Supporting Vulnerable Adults: Citizenship, Capacity, Choice

By Ailsa Stewart | Go to book overview

principally on examining adult support and protection for adults living in the community rather than in residential or institutional settings. Although it should be noted that many of the frameworks considered, e.g the Adult Support and Protection (Scotland) Act 2007, can cover all settings including residential care. Supporting Vulnerable Adults takes as an overarching framework the evolution and early implementation of the Adult Support and Protection (Scotland) Act 2007 (ASP) but makes the appropriate links to adult protection policy more broadly in the UK. The focus is specifically on adult protection legislation, policy and guidance and those adults likely to be subject to these systems, but inevitably there will be overlap with broader mental health and incapacity frameworks. However, this volume does not consider those legislative frameworks in detail, because another volume in this series (Atkinson, 2006) provides a discussion of the key elements of the broader civil mental health and incapacity legislation.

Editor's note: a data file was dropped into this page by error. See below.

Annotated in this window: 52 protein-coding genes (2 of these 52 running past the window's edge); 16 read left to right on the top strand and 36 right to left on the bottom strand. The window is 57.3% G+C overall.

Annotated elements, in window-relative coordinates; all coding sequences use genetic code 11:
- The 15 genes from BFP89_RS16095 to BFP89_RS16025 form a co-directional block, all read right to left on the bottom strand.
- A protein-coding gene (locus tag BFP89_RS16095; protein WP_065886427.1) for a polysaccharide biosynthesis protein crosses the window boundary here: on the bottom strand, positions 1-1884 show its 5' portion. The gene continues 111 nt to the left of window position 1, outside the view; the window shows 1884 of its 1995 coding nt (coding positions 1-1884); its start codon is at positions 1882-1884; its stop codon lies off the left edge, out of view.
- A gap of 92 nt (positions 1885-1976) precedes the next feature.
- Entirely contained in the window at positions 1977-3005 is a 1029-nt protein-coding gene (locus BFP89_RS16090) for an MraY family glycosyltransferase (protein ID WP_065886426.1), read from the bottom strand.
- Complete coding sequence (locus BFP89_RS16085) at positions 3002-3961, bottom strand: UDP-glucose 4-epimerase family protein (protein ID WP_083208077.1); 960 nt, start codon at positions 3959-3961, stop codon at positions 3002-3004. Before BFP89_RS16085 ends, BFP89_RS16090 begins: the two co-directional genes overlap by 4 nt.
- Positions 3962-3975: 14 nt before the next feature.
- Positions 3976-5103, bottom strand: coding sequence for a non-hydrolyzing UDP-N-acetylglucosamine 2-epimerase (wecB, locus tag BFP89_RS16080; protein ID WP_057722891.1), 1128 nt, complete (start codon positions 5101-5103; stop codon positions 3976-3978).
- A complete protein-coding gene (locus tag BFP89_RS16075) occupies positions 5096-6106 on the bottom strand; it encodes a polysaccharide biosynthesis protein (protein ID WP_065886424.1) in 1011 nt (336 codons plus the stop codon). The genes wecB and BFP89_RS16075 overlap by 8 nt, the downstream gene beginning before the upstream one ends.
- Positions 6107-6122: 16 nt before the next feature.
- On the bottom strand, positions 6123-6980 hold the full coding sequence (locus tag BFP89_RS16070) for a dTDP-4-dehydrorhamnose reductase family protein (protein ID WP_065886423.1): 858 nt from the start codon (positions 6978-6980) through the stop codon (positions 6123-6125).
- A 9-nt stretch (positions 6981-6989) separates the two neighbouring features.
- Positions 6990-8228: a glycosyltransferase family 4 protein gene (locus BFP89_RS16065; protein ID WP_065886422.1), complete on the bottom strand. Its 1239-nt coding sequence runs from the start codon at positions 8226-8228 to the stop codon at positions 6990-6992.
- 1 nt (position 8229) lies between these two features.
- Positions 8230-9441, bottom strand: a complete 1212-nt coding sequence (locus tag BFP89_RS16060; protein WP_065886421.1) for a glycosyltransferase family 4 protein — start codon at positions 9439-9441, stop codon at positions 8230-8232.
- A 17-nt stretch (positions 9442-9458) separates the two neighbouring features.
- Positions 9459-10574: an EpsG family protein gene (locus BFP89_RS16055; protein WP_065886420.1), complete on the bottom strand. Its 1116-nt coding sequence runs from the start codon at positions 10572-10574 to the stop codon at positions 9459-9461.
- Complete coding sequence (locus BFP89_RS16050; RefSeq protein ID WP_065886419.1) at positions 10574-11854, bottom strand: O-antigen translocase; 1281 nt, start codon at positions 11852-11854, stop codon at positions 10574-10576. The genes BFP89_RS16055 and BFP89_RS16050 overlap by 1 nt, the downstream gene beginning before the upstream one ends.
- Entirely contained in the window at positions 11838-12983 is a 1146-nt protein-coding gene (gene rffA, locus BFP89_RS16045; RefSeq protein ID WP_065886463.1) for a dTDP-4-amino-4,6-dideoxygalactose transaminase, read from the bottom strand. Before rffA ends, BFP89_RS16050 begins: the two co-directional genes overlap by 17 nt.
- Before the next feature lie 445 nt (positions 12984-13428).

The main themes under consideration are the extent of the reach of the state and the appropriateness of this; a discussion of the tension between autonomy and protection; and consideration of whether or not a label of vulnerability and the consequent perceived need for protection impacts on the human and citizenship rights of adults. In addition, concepts of harm and abuse as they relate to adults will be discussed. Key questions considered throughout the book include: does diminished intellectual or physical capacity limit your rights as a citizen; does vulnerability/being at risk of harm and/or abuse equal limited capacity? The book will further explore whether the development and introduction of adult protection procedures and processes can compromise adults' free will and choice inappropriately.

-xiv-

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